WEST HOLLYWOOD—A report from the Writer’s Guild of America, West (WGAW) underlined the differences in earnings and employment of women and minority writers on April 14.
The 2014 Hollywood Writers Report, written by Darnell Hunt, of the Ralph J. Bunche Center for African-American Studies at UCLA, broke down the numbers when it came to the earnings of women and minorities across film and television and compared them to those belonging to white males, a group that has traditionally been the dominant force across the field of writing in Hollywood. The report compared the numbers from 2009, which the report stated was the last year considered from the previous report and the ones from 2012.
It was found that female writer’s share in film employment had increased slightly from 24 percent to 25 percent between 2009 and 2012, which was due in part to the notion that employment for women has remained higher in television than in film. Female writers were found to be underrepresented by a factor of two to one in television and three to one in film.
“This is not a pipeline problem and if we just fill the pipeline with more women, more women would work,” said Martha Lauzen, a researcher and Executive Director of the Center for the Study of Women in Television and Film. The WGAW released several statements from women in the entertainment industry with regards to the report.
The earnings gap between men and women in television declined from $9,409 in 2009 to $9,109 in 2012. In the realm of film, the earnings gap between the genders had widened from $14,109 to $18,224.
The minority share of television employment also rose slightly from 10 percent to 11 percent, whereas their share of film employment remained stagnant at 5 percent. One of the biggest jumps was found in the earnings gap between minorities and white male writers in television, which displayed a large increase from $9,906 in 2011 to $21,250 in 2012, meaning, as the report stated, that minority writers made about 83 cents for every dollar earned by white males. The earnings gap between the same groups in film widened from $20,864 to $30,000 in 2012.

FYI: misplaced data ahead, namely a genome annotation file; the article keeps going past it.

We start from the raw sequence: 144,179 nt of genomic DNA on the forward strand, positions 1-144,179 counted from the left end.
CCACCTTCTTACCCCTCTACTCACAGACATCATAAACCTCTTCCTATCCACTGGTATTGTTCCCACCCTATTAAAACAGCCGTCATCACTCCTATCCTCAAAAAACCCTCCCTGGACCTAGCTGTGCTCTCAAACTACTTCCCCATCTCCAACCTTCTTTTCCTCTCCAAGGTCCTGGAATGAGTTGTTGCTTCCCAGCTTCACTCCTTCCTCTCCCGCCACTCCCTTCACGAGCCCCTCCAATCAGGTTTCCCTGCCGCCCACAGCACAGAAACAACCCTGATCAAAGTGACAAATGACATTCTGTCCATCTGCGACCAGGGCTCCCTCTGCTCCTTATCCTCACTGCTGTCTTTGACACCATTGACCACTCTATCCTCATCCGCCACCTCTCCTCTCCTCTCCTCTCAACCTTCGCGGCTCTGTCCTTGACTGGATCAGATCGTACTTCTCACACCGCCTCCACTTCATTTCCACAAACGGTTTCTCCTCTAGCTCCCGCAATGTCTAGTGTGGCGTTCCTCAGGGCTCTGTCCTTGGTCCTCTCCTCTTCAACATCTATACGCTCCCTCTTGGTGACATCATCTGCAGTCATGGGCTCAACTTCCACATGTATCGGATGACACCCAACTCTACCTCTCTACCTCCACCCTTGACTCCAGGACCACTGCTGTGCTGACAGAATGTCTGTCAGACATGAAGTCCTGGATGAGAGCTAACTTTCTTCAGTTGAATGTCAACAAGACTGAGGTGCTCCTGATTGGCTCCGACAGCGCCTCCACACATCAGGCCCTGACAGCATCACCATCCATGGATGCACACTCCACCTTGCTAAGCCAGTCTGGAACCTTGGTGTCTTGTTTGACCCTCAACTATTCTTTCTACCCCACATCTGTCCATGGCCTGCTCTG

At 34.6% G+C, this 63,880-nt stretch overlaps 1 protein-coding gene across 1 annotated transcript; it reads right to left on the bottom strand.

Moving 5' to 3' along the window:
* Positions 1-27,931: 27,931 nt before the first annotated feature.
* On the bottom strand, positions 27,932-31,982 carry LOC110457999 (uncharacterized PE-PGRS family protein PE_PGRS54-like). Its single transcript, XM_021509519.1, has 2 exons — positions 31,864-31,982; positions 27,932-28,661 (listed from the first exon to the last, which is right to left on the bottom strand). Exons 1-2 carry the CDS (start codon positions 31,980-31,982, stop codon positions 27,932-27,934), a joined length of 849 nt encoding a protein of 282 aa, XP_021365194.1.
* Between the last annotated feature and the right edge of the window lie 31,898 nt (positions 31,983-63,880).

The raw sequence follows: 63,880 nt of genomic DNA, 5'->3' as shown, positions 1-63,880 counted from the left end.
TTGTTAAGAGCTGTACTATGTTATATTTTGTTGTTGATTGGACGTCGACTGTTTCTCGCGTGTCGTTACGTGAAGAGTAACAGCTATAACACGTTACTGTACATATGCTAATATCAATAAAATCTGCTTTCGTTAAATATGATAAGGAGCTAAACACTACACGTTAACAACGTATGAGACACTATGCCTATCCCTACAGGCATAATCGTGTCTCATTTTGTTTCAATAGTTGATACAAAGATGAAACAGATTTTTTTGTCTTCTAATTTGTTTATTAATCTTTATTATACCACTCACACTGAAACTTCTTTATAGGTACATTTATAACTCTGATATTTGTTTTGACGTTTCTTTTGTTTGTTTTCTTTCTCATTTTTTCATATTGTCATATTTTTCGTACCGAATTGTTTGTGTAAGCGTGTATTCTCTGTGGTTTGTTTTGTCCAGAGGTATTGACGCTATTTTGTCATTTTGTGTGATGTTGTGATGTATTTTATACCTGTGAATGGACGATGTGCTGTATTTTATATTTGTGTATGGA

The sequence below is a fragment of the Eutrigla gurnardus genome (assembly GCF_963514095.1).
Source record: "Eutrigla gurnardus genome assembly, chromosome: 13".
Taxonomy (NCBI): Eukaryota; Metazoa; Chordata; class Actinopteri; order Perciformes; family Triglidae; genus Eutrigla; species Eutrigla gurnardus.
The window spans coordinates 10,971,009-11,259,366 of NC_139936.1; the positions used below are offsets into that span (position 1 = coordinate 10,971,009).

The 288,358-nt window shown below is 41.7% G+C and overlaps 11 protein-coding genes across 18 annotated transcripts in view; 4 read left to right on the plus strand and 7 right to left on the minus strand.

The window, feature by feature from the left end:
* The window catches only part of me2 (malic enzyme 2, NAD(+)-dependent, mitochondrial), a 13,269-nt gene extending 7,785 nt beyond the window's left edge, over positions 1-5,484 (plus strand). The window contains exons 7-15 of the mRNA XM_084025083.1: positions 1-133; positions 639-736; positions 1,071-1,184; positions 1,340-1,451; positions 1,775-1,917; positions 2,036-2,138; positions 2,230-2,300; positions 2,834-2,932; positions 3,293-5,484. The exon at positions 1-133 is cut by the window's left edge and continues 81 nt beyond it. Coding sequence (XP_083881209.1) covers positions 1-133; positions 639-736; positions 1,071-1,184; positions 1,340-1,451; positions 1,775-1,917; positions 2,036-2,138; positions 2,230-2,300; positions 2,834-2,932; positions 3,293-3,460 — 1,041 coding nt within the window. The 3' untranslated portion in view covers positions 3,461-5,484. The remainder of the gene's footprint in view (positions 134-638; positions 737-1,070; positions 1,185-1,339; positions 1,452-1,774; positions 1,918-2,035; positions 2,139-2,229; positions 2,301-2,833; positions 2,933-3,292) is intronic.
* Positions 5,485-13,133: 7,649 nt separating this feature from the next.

“In this day and age, the numbers make you want to slit your wrists,” said writer Melissa Rosenberg in statement to the WGAW. “It’s a brutal business.”
Combining both film and television writers, the report noted that the overall earnings gap between women and white males declined from $17,343 to $13,050, while the gap also dropped between minorities and white males from $30,118 to $29,958, though this gap still represents an unsatisfactory number, according to the report.
The report then broke down the employment and earnings numbers between age groups, where writers between 41 and 50 years of age increased their employment share in television to 37 percent in 2012. Younger writers between 31 and 40-years-old dropped their share to 34 percent, and writers younger than 31 made up the smallest number at 7 percent. Older writers between the ages of 51 to 60, held onto an 18 percent share of employment.
In film, the numbers almost matched up as the writing group between the ages of 41 to 50 held a 30 percent majority in employment share compared to the 32 percent of writers between the ages of 31 and 40.
The report also found that the 41 to 50 age group for writers earned the most in both television and film with median earnings at $141,698 and $93,750, respectively. The smallest median earnings were found to be owned by writers less than 31 and writers between the ages of 61 and 70, both earning $50,000 for 2012.
Despite some of the increases and positive progress made across some of the minority groups in the film and television writing world, the report admitted at there is still work to do to diversify the field as the audience itself becomes more and more diverse.
“As a consequence, opportunities to tell the type of stories that are more likely to resonate with increasingly diverse audiences have been far from realized,” said the report.
As a response, the WGAW instituted the Writer Access Project (WAP), a script judging contest sponsored by the WGAW, in an effort to find spec scripts from diverse writers to “identify ‘showrunner-certified’ talent” and to “expose judges to the richness of the talent pool of diverse writers.” The 2014 round saw an all-time high of submissions with 164 scripts sent to be judged compared to the 149 scripts submitted during the 2009 inaugural year.
“Before we are likely to realize meaningful, sustained change, however, other industry players, the networks, studios, and agents, will have to go well beyond what they have routinely done in the past to address the troubling shortfalls evident on the diversity front among writers,” the report stated.